Converting Constant Volume, Multizone Air Handling Systems to Energy-Efficient Variable Air Volume Multizone Systems
Mr. David Schwenk | U.S. Army Corps of Engineers ERDC-CERL
Objectives of the Demonstration
A low-cost technique to retrofit a constant volume multizone system to a more energy efficient variable volume system was demonstrated on five systems at Fort Bragg, NC, and the U.S. Army Engineer Research and Development Center-Construction Engineering Research Laboratory – (ERDC-CERL) in Champaign, IL. When starting with a constant volume multizone air handler with modern Direct Digital Controls (DDCs), the conversion required programming changes to the control strategy executed by the control system as well as the installation of an Air Flow Measurement Array (AFMA) and Variable Frequency Drives (VFD)s for the supply and return fans (if so equipped). A key feature of this approach was that the physical system was only minimally affected and except for the location at which the AFMA is installed, the ductwork was not modified.
The updated control strategy varied the fan speeds based on the zone demand as determined by zone damper position, minimizing the fan energy used as well as the cooling and heating energy required to maintain occupant comfort by reducing the amount of simultaneous heating and cooling that occurs in a zone. Heating and cooling energy savings were most pronounced in traditional multizone systems with a hot deck and cold deck that operated simultaneously, but were also realized in systems with a neutral deck.
The five demonstration systems were retrofitted and operated for a period of approximately one year, alternating between three test modes. Test Mode 0 simulated the pre-retrofit condition and operated the system as a constant volume multizone with a fixed outside air damper position. Test Modes 1 and 2 employed variable volume control strategies. Test Mode 1 operated with a fixed outside air flow setpoint, and test Mode 2 introduced demand controlled ventilation schemes for determining the outside air flow setpoint. Additional instrumentation including British Thermal Unit (BTU) and electric meters was installed on the demonstration system at the time of retrofit to provide data for analysis of system performance. The existing Utility Monitoring and Control Systems (UMCS1) were used to log data from the system throughout the demonstration period.
The five systems were analyzed for energy savings, life cycle cost, occupant thermal comfort, and maintainability, where each of these factors were compared to the baseline constant-volume system.
Energy Savings: All systems easily met the energy savings goals of 10% energy use reduction, with energy reduction ranging from 24%-60%.
Life Cycle Cost: One of the five systems met the life cycle cost goals of a 3-year payback period assuming the conversion is added to an existing DDC system or planned renovation (“incremental retrofit”) and 10-year payback for the complete renovation of a system from non-DDC to DDC with variable volume control. Three other systems had longer payback periods less than the system life for the incremental retrofit; however, demonstrating that the addition of variable volume control to a DDC retrofit is still economical in those cases. Since retrofit costs are relatively static across system sizes, the long payback periods for smaller systems can be expected and demonstrates that some care should be exercised in selecting appropriate systems on which to apply this technique.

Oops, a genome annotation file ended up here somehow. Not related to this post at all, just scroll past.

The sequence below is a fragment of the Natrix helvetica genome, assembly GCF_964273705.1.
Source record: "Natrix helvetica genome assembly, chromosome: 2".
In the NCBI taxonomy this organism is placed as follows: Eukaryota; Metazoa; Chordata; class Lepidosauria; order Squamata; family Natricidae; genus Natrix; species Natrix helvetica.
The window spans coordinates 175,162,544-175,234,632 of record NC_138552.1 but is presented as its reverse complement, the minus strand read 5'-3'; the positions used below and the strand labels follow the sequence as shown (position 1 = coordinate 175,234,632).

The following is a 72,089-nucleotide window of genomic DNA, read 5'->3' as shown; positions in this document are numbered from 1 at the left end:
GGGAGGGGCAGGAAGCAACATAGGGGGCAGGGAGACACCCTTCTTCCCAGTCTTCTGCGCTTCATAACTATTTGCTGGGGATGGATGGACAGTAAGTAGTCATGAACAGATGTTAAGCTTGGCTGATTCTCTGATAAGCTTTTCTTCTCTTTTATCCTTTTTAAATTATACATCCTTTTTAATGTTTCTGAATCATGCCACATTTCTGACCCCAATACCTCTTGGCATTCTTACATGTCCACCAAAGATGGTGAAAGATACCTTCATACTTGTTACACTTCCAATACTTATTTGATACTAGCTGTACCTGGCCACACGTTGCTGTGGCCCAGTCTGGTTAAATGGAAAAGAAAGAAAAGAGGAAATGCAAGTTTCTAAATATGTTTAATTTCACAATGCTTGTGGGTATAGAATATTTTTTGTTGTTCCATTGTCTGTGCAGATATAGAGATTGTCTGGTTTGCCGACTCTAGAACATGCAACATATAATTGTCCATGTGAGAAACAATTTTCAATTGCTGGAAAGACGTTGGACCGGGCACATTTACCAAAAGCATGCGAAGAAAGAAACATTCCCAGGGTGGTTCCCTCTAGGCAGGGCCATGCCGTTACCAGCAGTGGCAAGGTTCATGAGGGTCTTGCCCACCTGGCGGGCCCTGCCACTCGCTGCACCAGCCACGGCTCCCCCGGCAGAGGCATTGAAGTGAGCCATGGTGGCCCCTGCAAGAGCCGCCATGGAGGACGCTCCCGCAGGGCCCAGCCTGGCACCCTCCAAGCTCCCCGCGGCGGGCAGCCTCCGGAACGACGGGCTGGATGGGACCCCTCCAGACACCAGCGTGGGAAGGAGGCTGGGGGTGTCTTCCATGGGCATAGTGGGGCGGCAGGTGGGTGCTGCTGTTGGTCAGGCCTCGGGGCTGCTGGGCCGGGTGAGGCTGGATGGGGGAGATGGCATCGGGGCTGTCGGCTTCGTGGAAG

Thermal Comfort: The two systems at CERL performed nearly the same across all three operating modes. The difference across modes was more significant at Fort Bragg, where two had worse comfort performance in the variable volume modes, where one system spent 29-33% of time within the thermal comfort range in Modes 1 and 2 versus 39% in Mode 0. The other system spent 55% of the time in the comfort range in Modes 1 and 2 and 61% in Mode 0. The third system at Fort Bragg performed significantly better in Modes 1 and 2, however, with 53-54% of the time in the comfort range versus 34% for Mode 0. In all systems, however, the average deviation from zone setpoint did not increase more than 0.5 °F in Modes 1 and 2 versus Mode 0, which is well within the normal variation of space temperatures in a building indicating that the occupants were highly unlikely to notice a difference between modes. Although individual system results were mixed, the variable volume modes did not perform significantly worse overall than the constant volume system and comfort performance was considered acceptable.
System Maintenance: System maintenance was acceptable as neither demonstration site reported any maintenance concerns with the retrofitted systems.
Overall, the demonstration of the conversion of a constant volume multizone to variable volume was successful as the results demonstrated the potential for the conversion to meet energy savings, comfort, cost, and maintenance requirements. Selection of systems for application of this technique should consider multizone type and size, with preference given to larger multizone, and traditional 2-deck multizone systems.
Points of Contact
Mr. David Schwenk
U.S. Army Corps of Engineers ERDC-CERL
Energy and Water
SERDP and ESTCP